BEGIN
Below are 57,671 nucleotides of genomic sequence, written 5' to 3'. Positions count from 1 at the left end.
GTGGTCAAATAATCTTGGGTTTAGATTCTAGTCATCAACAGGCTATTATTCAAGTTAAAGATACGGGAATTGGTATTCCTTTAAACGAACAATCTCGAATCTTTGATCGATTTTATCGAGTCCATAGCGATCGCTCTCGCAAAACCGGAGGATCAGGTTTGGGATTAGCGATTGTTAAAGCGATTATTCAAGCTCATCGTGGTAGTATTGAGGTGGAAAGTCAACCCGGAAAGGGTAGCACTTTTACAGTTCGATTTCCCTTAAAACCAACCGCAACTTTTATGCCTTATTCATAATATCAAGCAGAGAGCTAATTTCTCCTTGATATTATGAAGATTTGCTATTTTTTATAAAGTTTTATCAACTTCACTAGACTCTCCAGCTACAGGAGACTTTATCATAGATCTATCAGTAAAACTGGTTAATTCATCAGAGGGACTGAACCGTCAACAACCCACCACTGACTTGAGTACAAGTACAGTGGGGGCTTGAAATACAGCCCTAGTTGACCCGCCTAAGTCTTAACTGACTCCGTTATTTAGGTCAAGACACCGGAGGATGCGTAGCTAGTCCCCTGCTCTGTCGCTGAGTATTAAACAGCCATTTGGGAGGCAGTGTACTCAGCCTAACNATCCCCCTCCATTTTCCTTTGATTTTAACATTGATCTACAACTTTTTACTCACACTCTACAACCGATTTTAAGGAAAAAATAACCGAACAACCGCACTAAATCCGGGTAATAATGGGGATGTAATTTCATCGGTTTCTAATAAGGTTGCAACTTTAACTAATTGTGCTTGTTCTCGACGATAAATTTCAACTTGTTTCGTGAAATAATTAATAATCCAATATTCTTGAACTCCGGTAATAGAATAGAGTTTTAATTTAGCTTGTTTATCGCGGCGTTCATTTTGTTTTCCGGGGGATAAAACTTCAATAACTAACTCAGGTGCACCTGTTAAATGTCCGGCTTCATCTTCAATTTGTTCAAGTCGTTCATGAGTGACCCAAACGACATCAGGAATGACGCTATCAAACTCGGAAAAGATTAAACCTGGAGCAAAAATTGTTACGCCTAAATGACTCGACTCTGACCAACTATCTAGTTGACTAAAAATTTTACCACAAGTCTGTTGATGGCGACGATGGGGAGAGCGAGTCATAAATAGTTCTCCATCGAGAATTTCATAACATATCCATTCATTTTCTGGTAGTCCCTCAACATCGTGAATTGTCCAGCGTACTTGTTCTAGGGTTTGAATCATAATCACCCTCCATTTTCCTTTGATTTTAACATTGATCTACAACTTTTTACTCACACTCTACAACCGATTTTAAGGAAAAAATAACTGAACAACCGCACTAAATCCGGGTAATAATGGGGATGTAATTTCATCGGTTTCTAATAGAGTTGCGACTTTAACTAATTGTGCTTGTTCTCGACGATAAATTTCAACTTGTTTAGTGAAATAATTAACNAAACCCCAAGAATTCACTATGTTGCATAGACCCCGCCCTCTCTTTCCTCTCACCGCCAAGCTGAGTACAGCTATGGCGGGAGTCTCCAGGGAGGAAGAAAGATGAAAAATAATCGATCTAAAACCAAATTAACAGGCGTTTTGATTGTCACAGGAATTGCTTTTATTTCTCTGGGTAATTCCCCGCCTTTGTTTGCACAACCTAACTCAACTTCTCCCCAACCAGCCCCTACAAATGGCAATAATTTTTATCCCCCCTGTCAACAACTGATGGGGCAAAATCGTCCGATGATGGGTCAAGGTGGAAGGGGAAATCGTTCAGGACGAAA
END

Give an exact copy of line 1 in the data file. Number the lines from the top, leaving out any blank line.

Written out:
Below are 57,671 nucleotides of genomic sequence, written 5' to 3'. Positions count from 1 at the left end.